“No, no,” she’ll say. “That’s too expensive. I don’t want it. I don’t want it,” to which I always reply, “No, no, it’s not. That’s what I’m going to get you. It’s settled.”

And I hang up the phone thinking I’ve been outsmarted once again by someone everybody says is slow.

Well, when the subject of Christmas came up in early October with the usual question about whether I’d gotten my Elvis catalog, I told her I wasn’t ordering anything else from Elvis Enterprises because, first of all, it’s way overpriced, and second, they won’t send the order to an address different from the credit card holder’s.

She said she didn’t want anything in the Elvis Christmas catalog anyway. (Truth is, she’s already got it all. But oh my Lord, does she know how to lay a guilt trip on you.)

“So what about a gift card you can use to buy something you want at the mall?” I asked.

She said she thought that was a good idea, so we set about deciding which stores were in Tifton and Augusta so I could get the card and send it to her before Christmas. We discussed stores and agreed Penney’s is a good store.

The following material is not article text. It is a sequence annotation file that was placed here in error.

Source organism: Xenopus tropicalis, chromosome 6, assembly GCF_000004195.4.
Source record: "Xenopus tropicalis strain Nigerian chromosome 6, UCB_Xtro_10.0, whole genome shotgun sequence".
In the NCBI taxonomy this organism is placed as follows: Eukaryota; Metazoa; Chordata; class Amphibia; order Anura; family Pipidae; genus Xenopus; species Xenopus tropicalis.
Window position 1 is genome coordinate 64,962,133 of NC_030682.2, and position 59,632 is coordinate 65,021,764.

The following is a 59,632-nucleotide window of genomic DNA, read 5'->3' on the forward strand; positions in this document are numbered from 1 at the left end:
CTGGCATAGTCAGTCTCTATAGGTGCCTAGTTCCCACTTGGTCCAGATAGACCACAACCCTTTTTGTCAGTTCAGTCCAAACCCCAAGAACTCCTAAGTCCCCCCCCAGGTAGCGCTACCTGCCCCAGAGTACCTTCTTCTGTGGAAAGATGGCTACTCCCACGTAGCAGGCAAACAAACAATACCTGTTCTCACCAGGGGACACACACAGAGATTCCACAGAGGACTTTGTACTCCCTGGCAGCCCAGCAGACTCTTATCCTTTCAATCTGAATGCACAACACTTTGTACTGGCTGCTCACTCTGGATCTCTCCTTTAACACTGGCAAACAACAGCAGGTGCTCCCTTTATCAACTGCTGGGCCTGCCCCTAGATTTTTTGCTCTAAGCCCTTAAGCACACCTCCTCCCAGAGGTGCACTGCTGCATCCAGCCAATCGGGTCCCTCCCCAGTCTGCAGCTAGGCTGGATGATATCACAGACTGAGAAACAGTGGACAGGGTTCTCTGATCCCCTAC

So I went to Penney’s, bought a gift card and called to tell her I’d mailed it and that she and I would go shopping in Augusta when she comes to visit us in January, to which she said, “I shop at Belk’s. I don’t shop at Penney’s.”

Then she asked whether I’d gotten her an Elvis desk calendar.

“I don’t remember hearing you say anything about a desk calendar,” I said. “But if that’s what you want I’ll keep the gift card and buy you an Elvis desk calendar.”

I’m ashamed to say I took a little perverse pleasure in saying that because I knew she wouldn’t fall for it.

So, of course, she got the gift card and an Elvis calendar and a gift basket and …

See, she really does believe in Santa Claus, and he always delivers.

I just hope your Christmas is as merry as hers always is.